• Persons with sight disabilities can have more control over the navigation process.  The website is partially structured/partially unstructured (links may go to the same page from more than one category).  Just like directories on the computer can be used for organization, the website is broken down into different sections. Even those sections have sub-categories.  You keep your perspective of the navigation levels because you get to see what you clicked on to get where you are.  Persons with sight disabilities that browse the website do not have that same freedom.  The blind use a different type of browser to surf the web; it reads the text out loud.  Keeping track of navigation is difficult, unless each page lists its place in the navigation tree, and in a consistent manner.  The additional code shows up just above the header statement on each page.  It lists the levels that rank higher than the current page.  Each level starts with Home and works its way down from there.  For example, this page is considered one level below the Home page so it lists only Home.  Some pages will have multiple links to the right of Home.  Each is a direct link to a specific level back up the navigation tree.  Special browsers can read this code out loud to the blind so that they can keep a perspective of where they are.  You might also find it handy so give it try.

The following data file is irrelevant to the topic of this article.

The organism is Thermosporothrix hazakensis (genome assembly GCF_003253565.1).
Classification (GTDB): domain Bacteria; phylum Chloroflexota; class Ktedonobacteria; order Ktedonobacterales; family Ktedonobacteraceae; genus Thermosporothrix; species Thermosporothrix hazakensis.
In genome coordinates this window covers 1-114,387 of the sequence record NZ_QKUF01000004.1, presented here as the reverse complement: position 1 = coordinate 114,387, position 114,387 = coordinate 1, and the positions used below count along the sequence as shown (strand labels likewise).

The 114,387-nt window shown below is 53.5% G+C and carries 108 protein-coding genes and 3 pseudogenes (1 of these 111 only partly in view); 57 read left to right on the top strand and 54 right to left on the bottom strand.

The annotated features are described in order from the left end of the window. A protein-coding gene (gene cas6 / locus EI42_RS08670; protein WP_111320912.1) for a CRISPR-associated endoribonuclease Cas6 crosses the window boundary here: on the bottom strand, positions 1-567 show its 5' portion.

3. We use the most common size of text (same as 90% of all websites).  Older people like text sizes larger; younger people want text smaller.  The website is not made for either extreme; we choose the average.  You can always change the text size to suit your preferences.  If you think any text is too small or too large, most browsers allow you to change the size of the displayed text.  If you have a scroll wheel on your mouse, Internet Explorer and FireFox will allow you to change text sizes if you hold the Ctrl key down when rolling the mouse wheel.  If you do not see an instant change it could mean your system is slower or is maxed out on memory.  Continued rolling back and forth without waiting for the change to take effect will max out slower systems and cause them to hang!  Faster systems will see instant feedback.

  4. The Back link just above the main content at the top of the page will return you to your last location on the web.  This has the same effect as clicking the back arrow on your browser window.  This may save you a few hand movements.  The same thing happens for most photographs or images when you view the enlarged version.  Simply click the image again to go back to the same location that you were before.

  5. Many "Back" buttons that you see on websites are actually "forward" links that go to the page they "think" you came from.  Our Back buttons are actually a true back button, in that they work exactly like the Back button on the browser window.  This is especially helpful when viewing images as the enlarged image also works as a back button.  In most cases, you will click on a small image to see the enlarged view; after viewing the enlarged image, click on it to return.  Even if you accessed the enlarged image from the site map, when you click on the enlarged view, you would be returned back to the site map, exactly where you came from.  There is a back button at the bottom of each page.  Regardless of how much browsing you have done, if you want to "back" out of something, you can use the back buttons without worry that the browser's history will be accumulating.